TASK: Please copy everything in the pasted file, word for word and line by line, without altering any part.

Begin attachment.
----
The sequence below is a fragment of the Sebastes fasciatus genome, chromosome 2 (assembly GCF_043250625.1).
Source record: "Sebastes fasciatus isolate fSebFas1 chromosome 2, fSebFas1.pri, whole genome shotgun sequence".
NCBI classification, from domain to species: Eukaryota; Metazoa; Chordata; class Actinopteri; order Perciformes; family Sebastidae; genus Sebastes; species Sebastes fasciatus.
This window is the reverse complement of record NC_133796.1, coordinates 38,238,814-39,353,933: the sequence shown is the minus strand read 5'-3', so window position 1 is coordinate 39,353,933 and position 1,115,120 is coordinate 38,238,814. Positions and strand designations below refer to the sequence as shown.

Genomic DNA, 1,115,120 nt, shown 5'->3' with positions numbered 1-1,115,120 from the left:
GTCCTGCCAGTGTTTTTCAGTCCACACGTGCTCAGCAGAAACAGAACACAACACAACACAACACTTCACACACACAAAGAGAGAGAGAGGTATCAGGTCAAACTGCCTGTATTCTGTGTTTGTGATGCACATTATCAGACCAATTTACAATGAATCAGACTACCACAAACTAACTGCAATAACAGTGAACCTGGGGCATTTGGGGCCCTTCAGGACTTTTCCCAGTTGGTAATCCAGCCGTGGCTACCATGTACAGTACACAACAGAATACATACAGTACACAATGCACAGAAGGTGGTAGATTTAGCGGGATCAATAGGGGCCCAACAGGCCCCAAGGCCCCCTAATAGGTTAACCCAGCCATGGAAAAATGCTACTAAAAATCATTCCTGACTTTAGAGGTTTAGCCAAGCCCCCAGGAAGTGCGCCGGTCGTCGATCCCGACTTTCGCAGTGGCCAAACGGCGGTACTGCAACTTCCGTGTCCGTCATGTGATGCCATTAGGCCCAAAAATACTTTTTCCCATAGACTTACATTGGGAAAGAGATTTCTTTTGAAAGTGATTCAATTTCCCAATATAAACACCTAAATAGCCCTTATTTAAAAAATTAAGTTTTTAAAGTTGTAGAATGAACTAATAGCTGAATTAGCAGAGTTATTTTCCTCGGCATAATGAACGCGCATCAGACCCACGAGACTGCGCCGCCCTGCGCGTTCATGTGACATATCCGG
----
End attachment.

The sequence below is a fragment of the Sebastes fasciatus genome, chromosome 2 (assembly GCF_043250625.1).
Source record: "Sebastes fasciatus isolate fSebFas1 chromosome 2, fSebFas1.pri, whole genome shotgun sequence".
NCBI classification, from domain to species: Eukaryota; Metazoa; Chordata; class Actinopteri; order Perciformes; family Sebastidae; genus Sebastes; species Sebastes fasciatus.
This window is the reverse complement of record NC_133796.1, coordinates 38,238,814-39,353,933: the sequence shown is the minus strand read 5'-3', so window position 1 is coordinate 39,353,933 and position 1,115,120 is coordinate 38,238,814. Positions and strand designations below refer to the sequence as shown.

Genomic DNA, 1,115,120 nt, shown 5'->3' with positions numbered 1-1,115,120 from the left:
GTCCTGCCAGTGTTTTTCAGTCCACACGTGCTCAGCAGAAACAGAACACAACACAACACAACACTTCACACACACAAAGAGAGAGAGAGGTATCAGGTCAAACTGCCTGTATTCTGTGTTTGTGATGCACATTATCAGACCAATTTACAATGAATCAGACTACCACAAACTAACTGCAATAACAGTGAACCTGGGGCATTTGGGGCCCTTCAGGACTTTTCCCAGTTGGTAATCCAGCCGTGGCTACCATGTACAGTACACAACAGAATACATACAGTACACAATGCACAGAAGGTGGTAGATTTAGCGGGATCAATAGGGGCCCAACAGGCCCCAAGGCCCCCTAATAGGTTAACCCAGCCATGGAAAAATGCTACTAAAAATCATTCCTGACTTTAGAGGTTTAGCCAAGCCCCCAGGAAGTGCGCCGGTCGTCGATCCCGACTTTCGCAGTGGCCAAACGGCGGTACTGCAACTTCCGTGTCCGTCATGTGATGCCATTAGGCCCAAAAATACTTTTTCCCATAGACTTACATTGGGAAAGAGATTTCTTTTGAAAGTGATTCAATTTCCCAATATAAACACCTAAATAGCCCTTATTTAAAAAATTAAGTTTTTAAAGTTGTAGAATGAACTAATAGCTGAATTAGCAGAGTTATTTTCCTCGGCATAATGAACGCGCATCAGACCCACGAGACTGCGCCGCCCTGCGCGTTCATGTGACATATCCGG